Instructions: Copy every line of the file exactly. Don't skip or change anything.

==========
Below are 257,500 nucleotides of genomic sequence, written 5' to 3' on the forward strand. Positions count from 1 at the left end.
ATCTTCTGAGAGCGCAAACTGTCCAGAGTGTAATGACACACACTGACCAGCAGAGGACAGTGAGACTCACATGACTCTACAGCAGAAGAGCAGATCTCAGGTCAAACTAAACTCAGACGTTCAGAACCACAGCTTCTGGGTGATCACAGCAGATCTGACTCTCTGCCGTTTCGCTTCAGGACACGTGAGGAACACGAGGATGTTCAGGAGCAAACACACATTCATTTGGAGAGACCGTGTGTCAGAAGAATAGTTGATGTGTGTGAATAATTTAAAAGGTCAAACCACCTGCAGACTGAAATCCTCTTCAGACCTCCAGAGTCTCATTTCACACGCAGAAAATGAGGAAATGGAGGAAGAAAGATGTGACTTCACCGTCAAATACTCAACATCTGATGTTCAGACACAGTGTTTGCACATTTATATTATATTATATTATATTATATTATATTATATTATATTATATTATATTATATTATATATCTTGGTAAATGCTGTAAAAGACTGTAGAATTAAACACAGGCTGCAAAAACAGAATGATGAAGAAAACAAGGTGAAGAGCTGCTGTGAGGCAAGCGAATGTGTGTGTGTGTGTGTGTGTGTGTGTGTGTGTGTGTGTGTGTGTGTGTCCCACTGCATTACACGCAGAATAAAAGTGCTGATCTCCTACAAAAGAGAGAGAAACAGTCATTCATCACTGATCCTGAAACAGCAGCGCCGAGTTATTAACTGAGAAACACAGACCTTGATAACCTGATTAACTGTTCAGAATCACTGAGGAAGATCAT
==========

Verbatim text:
Below are 257,500 nucleotides of genomic sequence, written 5' to 3' on the forward strand. Positions count from 1 at the left end.
ATCTTCTGAGAGCGCAAACTGTCCAGAGTGTAATGACACACACTGACCAGCAGAGGACAGTGAGACTCACATGACTCTACAGCAGAAGAGCAGATCTCAGGTCAAACTAAACTCAGACGTTCAGAACCACAGCTTCTGGGTGATCACAGCAGATCTGACTCTCTGCCGTTTCGCTTCAGGACACGTGAGGAACACGAGGATGTTCAGGAGCAAACACACATTCATTTGGAGAGACCGTGTGTCAGAAGAATAGTTGATGTGTGTGAATAATTTAAAAGGTCAAACCACCTGCAGACTGAAATCCTCTTCAGACCTCCAGAGTCTCATTTCACACGCAGAAAATGAGGAAATGGAGGAAGAAAGATGTGACTTCACCGTCAAATACTCAACATCTGATGTTCAGACACAGTGTTTGCACATTTATATTATATTATATTATATTATATTATATTATATTATATTATATTATATTATATTATATATCTTGGTAAATGCTGTAAAAGACTGTAGAATTAAACACAGGCTGCAAAAACAGAATGATGAAGAAAACAAGGTGAAGAGCTGCTGTGAGGCAAGCGAATGTGTGTGTGTGTGTGTGTGTGTGTGTGTGTGTGTGTGTGTGTGTGTGTCCCACTGCATTACACGCAGAATAAAAGTGCTGATCTCCTACAAAAGAGAGAGAAACAGTCATTCATCACTGATCCTGAAACAGCAGCGCCGAGTTATTAACTGAGAAACACAGACCTTGATAACCTGATTAACTGTTCAGAATCACTGAGGAAGATCAT